The profile of the beer is completely different than before. Hop aroma is very forward, head retention is amazing for having been only 10 days carbing up in the bottle (it is fully carbonated), and despite the lack of hardly any cold conditioning at all (I only chilled it for 40 minutes in the freezer before tasting), this young beer tastes extremely clean (like a lager), but with subtle hints of fruit and spice, and a mildly citrusy tart finish. I'm blown away by the difference between this and my past brews which where all quite heavy on the yeast funk and took a while to condition out the green butterscotch/rancid butter notes. I'm definitely going to need some help determining which of the above variables is responsible for this minor miracle.

    Here she is, after 1 week at 70ºF and 40 minutes in the freezer:

    [​IMG]
     
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  15. Ozarks Mountain Brew

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    excellent, glad it worked out for you and glad we could help, ;)
     
  16. Trialben

    Trialben Well-Known Member

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    Yeah top stuff mate what ever you did different stick with them changes.
     
  17. HighVoltageMan!

    HighVoltageMan! Well-Known Member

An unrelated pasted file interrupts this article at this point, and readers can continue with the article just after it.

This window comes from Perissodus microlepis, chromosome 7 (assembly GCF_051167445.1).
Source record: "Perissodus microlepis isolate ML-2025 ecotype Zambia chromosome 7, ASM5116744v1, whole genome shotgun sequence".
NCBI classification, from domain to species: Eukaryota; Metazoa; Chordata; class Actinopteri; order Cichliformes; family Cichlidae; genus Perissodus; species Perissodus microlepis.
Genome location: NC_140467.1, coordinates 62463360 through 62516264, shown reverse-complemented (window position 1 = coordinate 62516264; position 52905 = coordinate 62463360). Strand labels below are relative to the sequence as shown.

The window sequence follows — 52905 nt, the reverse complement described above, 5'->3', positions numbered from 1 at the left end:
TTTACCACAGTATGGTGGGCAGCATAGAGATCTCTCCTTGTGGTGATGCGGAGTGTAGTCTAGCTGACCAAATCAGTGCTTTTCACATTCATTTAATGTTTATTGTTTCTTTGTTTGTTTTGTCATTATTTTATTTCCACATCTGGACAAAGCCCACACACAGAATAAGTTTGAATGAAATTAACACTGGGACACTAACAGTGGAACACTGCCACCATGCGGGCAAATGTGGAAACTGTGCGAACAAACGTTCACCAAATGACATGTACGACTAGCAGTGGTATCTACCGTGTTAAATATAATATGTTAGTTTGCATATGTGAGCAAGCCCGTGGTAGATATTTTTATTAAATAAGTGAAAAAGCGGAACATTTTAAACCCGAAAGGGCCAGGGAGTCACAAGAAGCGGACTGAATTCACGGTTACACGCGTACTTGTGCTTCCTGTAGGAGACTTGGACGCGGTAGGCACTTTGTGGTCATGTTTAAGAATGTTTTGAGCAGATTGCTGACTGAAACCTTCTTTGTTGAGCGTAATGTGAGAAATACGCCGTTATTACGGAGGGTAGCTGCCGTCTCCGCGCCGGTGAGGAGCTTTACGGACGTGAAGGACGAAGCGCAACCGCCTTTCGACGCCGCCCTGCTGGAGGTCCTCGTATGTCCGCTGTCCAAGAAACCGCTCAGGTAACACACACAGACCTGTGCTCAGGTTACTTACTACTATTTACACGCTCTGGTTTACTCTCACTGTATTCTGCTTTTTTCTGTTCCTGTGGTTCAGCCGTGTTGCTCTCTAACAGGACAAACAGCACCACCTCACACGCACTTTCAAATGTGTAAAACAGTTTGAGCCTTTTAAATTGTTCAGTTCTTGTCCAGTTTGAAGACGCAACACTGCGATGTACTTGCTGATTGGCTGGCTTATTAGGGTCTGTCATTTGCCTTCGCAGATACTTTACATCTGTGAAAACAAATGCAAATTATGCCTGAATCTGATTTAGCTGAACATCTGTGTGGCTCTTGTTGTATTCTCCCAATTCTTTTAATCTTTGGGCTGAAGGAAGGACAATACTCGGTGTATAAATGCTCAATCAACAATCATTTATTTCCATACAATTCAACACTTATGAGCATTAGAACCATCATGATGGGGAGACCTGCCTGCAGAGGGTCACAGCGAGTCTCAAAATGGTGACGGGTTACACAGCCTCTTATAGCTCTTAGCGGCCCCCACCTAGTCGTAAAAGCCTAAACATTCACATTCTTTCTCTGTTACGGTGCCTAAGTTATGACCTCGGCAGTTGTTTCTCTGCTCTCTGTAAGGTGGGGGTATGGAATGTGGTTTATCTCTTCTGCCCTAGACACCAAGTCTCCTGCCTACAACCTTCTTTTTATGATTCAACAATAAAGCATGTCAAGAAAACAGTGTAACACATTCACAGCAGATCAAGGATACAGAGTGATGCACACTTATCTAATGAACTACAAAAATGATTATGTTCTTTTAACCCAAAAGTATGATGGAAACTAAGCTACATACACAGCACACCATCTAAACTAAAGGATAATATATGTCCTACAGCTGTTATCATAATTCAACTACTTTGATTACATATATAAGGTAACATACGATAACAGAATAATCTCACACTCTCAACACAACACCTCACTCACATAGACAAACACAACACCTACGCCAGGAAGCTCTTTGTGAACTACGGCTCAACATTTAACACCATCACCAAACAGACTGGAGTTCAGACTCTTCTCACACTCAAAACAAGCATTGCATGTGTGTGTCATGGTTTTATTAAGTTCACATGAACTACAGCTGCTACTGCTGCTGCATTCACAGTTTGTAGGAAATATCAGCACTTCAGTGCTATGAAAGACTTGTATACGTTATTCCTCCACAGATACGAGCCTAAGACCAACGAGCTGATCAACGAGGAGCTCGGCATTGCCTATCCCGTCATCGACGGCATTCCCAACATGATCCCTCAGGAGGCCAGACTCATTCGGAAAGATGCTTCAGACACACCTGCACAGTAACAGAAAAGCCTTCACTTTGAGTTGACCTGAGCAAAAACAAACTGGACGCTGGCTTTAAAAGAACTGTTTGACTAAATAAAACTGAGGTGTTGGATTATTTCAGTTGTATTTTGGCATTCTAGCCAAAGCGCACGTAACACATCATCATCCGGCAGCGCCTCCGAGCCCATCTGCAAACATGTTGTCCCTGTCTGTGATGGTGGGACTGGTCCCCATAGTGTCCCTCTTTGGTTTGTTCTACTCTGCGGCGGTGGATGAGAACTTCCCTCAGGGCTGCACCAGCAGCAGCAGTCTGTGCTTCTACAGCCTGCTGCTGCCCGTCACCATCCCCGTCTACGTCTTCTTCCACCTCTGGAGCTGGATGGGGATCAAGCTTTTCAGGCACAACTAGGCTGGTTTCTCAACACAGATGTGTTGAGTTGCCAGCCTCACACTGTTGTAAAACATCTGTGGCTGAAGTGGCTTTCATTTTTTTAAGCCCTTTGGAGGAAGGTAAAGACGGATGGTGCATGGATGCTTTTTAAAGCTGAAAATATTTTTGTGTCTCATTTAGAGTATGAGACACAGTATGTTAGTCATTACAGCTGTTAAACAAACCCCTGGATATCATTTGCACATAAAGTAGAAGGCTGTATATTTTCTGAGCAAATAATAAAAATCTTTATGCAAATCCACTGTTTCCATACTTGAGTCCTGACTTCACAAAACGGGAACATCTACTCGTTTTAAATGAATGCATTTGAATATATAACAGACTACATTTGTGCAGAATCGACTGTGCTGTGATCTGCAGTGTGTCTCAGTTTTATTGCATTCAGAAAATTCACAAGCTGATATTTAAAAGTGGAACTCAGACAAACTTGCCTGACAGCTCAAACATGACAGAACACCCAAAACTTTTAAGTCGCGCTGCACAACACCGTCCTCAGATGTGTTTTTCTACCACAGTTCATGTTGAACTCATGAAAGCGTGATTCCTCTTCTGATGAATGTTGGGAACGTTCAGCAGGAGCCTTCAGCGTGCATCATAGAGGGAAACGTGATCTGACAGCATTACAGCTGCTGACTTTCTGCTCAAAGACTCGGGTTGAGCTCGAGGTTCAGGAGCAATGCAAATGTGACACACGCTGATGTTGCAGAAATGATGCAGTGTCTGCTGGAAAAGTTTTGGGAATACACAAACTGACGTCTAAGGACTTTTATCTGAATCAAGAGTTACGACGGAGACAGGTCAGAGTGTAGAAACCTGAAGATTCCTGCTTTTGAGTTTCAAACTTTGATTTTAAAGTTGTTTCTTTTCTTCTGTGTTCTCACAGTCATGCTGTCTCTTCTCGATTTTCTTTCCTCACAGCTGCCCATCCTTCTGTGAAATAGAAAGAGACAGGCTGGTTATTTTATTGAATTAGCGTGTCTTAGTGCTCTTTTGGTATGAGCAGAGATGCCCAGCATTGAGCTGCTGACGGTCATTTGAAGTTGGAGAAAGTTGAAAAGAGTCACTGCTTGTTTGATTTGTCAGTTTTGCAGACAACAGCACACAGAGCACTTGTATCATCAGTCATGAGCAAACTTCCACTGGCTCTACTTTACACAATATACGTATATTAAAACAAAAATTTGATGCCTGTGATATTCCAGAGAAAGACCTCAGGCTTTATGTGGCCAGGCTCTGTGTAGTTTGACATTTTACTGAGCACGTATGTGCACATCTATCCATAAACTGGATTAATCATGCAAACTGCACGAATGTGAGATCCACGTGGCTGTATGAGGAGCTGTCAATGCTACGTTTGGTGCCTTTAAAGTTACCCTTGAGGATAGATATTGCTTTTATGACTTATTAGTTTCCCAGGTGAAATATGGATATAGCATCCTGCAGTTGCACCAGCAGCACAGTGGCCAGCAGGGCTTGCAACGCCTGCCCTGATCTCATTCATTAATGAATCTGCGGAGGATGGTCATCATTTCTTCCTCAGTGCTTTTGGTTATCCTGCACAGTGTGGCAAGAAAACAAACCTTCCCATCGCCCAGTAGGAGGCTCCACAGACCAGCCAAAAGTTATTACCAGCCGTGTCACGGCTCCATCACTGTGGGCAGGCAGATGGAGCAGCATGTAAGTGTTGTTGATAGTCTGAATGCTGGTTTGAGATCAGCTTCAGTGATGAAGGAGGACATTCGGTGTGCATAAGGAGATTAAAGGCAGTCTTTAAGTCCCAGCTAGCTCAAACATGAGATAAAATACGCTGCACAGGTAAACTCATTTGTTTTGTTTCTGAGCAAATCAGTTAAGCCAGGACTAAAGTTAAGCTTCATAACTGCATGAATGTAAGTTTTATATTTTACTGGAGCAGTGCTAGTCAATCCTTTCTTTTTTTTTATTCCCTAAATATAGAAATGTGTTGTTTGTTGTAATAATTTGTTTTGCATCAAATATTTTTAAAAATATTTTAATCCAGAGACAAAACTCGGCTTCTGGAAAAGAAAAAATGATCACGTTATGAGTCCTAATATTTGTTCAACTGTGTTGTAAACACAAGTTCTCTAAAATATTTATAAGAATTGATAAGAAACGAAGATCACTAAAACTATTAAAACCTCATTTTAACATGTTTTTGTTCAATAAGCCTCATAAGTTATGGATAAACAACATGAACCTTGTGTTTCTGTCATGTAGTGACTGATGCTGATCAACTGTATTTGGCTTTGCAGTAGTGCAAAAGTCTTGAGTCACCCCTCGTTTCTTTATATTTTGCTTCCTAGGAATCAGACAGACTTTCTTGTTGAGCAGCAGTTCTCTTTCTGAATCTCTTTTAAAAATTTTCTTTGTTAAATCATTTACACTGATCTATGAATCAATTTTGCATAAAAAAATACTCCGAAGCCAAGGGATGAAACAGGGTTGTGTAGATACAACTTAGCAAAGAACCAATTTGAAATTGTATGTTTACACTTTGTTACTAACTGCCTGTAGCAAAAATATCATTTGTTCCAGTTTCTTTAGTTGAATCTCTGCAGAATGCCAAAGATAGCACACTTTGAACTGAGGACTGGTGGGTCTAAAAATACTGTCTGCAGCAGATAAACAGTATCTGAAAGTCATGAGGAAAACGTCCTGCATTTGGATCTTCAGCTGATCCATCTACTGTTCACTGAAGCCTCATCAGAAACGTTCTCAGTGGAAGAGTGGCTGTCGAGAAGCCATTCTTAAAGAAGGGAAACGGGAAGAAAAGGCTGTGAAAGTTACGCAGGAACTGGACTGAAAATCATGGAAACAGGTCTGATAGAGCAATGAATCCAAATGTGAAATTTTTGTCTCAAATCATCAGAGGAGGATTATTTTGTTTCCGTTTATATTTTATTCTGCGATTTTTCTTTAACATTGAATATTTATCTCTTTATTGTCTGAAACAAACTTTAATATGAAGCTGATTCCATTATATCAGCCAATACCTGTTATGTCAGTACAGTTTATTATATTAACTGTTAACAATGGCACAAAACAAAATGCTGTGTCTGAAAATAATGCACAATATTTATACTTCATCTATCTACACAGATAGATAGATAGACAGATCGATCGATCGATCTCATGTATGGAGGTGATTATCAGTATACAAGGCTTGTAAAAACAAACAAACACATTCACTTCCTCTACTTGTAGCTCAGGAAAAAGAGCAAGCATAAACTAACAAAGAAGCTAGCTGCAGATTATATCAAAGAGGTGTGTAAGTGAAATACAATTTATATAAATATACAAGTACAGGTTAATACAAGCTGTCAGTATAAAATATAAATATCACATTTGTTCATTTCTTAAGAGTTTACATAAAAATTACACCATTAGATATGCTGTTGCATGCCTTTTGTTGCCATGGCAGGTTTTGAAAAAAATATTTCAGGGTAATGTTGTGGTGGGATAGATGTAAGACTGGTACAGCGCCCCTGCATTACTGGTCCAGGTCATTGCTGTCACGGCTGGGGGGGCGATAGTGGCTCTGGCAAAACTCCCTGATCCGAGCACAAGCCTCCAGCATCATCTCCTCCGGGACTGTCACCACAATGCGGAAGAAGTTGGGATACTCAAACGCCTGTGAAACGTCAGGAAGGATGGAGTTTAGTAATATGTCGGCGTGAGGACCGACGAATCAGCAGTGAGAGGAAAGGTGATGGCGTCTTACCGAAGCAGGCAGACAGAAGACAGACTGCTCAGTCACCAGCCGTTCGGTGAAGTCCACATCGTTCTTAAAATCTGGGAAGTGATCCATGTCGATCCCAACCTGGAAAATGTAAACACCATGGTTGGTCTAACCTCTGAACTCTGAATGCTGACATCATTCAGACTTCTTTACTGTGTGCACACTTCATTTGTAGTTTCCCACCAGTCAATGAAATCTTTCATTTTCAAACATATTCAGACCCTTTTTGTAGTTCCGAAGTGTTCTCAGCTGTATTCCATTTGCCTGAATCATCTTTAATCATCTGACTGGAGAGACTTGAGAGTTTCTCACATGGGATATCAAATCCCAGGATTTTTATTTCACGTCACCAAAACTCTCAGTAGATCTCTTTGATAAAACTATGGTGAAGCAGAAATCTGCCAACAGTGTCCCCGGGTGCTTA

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    Beer is made or broken in fermentation. Watch that like a hawk, you could even drop your temp a bit, keep your yeast pitch counts up and get anal about sanitizing.

    That sunbeam in the photo puts your beer in a whole new category. Were there angels singing when you poured it?
     
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  18. Edan Z

    Edan Z Member

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    Definitely! The feed back I've gotten here has been invaluable.

    Haha... I thought that was just my crappy phone camera, but now that you mention it... maybe there is more to Trappist ales than we are led to believe!

    So, if I hear you correctly, the most significant change I made was the fermentation temperature control? Will definitely keep fermenting in my wine cabinet. I'm going to brew this again in 2 weeks and see if I can replicate the results. I think this could be a good "base" to experiment with and fine tune... but first I've got be able to do it consistently.
     
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  19. Trialben

    Trialben Well-Known Member

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    My first ferment chamber was a wine fridge still got it its got my lager sitting at D rest 18c atm in it. It ranges from 7c to 18c perfect for fermentation eh? And got it for free as well so even better:)
     
  20. Edan Z

    Edan Z Member

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    I got another brew day coming up and thought I would post a final update on this last batch. A few weeks in cold storage and the beer has completely cleared. I must admit, I was expecting it to remain hazy, so the clarity threw me off. Either way, the profile has not changed. The hop aroma is a little more subdued which is to be expected, but the bitterness is still there and there are no signs of oxidation - fingers crossed!

    For my next batch (saturday), I'll be repeating this same recipe, but I'll be adjusting the hop schedule so the bulk of the hops (hallertau mittelfrüh) are added at 20 mn before the end of the boil.

    Thanks again, everyone, for the great input!

    [​IMG]
    [​IMG]